I believe that the road to a lasting peace should not be thwarted. Years of hardwork from both parties GRP and MILF will come to naught with an all-out war. The recent suspension of hearings on the BBL and the stoppages in the peace process would not help, either.

The painful death of our heroes only point us toward forging a sound policy for peace. Peace is the only path for solving a problem that involves, among others, a deep-rooted geo-political struggle.  No other shortcut method will do.

We can only point fingers until the investigators have finished their probe into the deaths of our elite policemen. That’s why we call on our public officials to have a speedy resolution of the matter: let the Board of Inquiry do its job and let those responsible for the mishap face their appropriate punishments. Only this will stop the public from speculating... and the officials from making their bloody excuses.

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UPDATED: 2 February 2015 - 08:48
Author's Note:
This article is a repost of what I have posted on CNN iReport regarding severe weather. You may view the original article, here.

One of the world’s largest and strongest typhoons ever recorded hit the Philippines last year. With the width of about 500 miles, bigger than Hurricane Katrina, Typhoon Haiyan (local name:Yolanda) was without a doubt, the strongest typhoon this country ever faced. And now the Philippines once again braced for Typhoon Hagupit (local name: Ruby), unnaturally our fourth super typhoon for this year.

This typhoon which started out as a Category 5 typhoon, luckily, weakened as it inched toward its first landfall in Samar province three days ago. Filipinos’ incessant prayers might have worked because this typhoon failed to intensify and is now moving away from the population center of Manila. The hundreds of thousands of evacuees could now return to their houses now that Ruby had passed.

While it has destroyed billions of pesos worth of property, there has been a significant drop in the number of casualties days after the typhoon’s first landfall. As of this writing, the deaths tallied by the Philippine National Red Cross do not reach 30. This is far from last year’s Yolanda death toll of more than six thousand.

Everybody at any level of government was commendably prepared of Ruby’s size and scope. At least for this storm, there had been a more organized governmental response to the thousands of victims – a thing that was inexistent last year, as correctly pointed out by Anderson Cooper. Tacloban City, the “ground zero” for super typhoon Yolanda, managed to record no casualties. Clearly, applying the learnings from last year’s horrible experience saved lives this time around.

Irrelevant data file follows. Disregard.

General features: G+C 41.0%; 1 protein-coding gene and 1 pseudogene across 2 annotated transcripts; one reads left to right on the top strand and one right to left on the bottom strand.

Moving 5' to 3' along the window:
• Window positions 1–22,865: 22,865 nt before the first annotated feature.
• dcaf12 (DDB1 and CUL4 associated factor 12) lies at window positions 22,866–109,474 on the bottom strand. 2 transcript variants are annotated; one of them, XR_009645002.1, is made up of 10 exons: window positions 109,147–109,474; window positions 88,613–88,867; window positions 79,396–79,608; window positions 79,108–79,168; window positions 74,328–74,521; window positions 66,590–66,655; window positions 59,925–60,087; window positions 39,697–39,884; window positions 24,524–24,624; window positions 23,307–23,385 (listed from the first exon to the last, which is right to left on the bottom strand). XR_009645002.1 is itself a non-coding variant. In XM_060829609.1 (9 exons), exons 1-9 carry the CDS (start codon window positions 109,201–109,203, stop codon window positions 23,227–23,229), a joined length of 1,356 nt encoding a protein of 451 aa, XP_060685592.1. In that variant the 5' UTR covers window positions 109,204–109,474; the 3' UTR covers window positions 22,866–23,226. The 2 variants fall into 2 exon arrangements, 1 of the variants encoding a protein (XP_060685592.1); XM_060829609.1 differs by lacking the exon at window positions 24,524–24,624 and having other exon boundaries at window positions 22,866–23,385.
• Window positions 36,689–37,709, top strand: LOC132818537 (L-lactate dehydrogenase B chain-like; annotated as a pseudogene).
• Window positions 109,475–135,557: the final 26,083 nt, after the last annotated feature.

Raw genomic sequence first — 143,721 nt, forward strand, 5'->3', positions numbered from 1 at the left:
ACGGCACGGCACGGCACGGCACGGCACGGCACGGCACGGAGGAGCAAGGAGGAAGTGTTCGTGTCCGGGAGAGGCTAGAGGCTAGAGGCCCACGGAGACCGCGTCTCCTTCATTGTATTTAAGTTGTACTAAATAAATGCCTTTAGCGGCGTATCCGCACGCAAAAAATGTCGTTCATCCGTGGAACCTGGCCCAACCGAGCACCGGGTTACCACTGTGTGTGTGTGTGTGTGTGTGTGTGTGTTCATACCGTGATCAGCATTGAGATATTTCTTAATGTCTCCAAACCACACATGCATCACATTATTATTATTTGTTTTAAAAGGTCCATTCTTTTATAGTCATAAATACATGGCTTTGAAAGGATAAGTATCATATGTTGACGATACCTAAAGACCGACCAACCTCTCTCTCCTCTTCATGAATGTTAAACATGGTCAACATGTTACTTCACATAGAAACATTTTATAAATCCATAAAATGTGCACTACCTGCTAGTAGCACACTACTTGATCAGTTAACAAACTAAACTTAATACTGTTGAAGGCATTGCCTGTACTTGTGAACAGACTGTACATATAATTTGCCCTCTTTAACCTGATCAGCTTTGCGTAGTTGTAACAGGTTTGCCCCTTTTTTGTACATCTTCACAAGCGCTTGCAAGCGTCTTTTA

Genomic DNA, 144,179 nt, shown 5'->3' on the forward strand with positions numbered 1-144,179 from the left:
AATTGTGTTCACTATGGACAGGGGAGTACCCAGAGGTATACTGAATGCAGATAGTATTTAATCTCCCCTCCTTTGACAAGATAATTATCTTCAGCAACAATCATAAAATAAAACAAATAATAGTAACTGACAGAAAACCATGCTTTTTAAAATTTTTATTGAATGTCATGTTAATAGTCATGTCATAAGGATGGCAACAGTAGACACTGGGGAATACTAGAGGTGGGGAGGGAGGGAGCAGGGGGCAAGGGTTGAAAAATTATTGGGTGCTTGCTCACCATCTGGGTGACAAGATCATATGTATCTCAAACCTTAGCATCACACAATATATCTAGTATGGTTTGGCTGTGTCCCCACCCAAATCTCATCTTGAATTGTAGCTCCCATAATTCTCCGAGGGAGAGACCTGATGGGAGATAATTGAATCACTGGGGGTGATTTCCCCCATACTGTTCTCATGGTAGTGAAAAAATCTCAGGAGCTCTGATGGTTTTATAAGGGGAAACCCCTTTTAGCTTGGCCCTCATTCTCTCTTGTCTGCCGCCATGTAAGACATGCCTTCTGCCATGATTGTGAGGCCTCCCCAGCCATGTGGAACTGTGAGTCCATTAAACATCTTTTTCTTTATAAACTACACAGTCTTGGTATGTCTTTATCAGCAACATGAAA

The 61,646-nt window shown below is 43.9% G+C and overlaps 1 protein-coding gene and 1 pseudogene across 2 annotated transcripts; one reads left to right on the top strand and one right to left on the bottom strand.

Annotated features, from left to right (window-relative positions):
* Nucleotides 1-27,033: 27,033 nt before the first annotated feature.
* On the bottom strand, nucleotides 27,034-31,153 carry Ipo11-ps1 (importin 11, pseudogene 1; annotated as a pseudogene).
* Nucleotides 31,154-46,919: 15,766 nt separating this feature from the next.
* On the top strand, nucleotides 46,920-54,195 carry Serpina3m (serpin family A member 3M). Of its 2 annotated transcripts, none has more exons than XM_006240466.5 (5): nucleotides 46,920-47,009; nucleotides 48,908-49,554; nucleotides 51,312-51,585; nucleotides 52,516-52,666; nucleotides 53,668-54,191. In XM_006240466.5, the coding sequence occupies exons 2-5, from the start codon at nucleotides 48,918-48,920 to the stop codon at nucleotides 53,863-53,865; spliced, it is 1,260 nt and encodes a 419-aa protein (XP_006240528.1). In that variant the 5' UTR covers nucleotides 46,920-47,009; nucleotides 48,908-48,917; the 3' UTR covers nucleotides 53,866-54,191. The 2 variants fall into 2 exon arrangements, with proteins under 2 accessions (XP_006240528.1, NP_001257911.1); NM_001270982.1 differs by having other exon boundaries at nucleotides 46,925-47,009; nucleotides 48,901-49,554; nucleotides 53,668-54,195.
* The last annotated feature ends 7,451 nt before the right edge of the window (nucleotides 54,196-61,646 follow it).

But once again, the bigger, global issue on climate change crops up. While we may not directly attribute mega-typhoons to climate change, the signs are also obvious that climate change will mean more intense typhoons.
Studies say that deadly tropical storms are expected to get more intense and frequent as greenhouse gases continually warm the earth’s atmosphere. Temperatures soar because of the rising level of carbon emissions - and our tiny country contributes a speck compared to those emitted by those “more powerful” economies.

These weather disturbances are first felt here. Some parts of the Philippines which do not experience strong storms, experienced it for the first time in the recent years. I, in fact, survived the unforeseen Typhoon Washi which left more than a thousand people dead in the southern Philippines in 2011.
It is saddening to think that up to this point, our civilized nations failed to have a collective action to address this problem. For decades, no tangible pledges had been made for mobilization of resources for the international climate funds; there is still no clear stance for financing adaptation or mitigation practices against extreme weather variations. This is both an environmental and a geopolitical issue.

My developing country, the Philippines, was placed in the front row of Mother Nature’s lashings because of climate change. And we, as a people, refuse to accept the catastrophes as a normality of our everyday life.

Is the world still not learning from the “Philippine” typhoons? Are we still not learning from Mother Nature?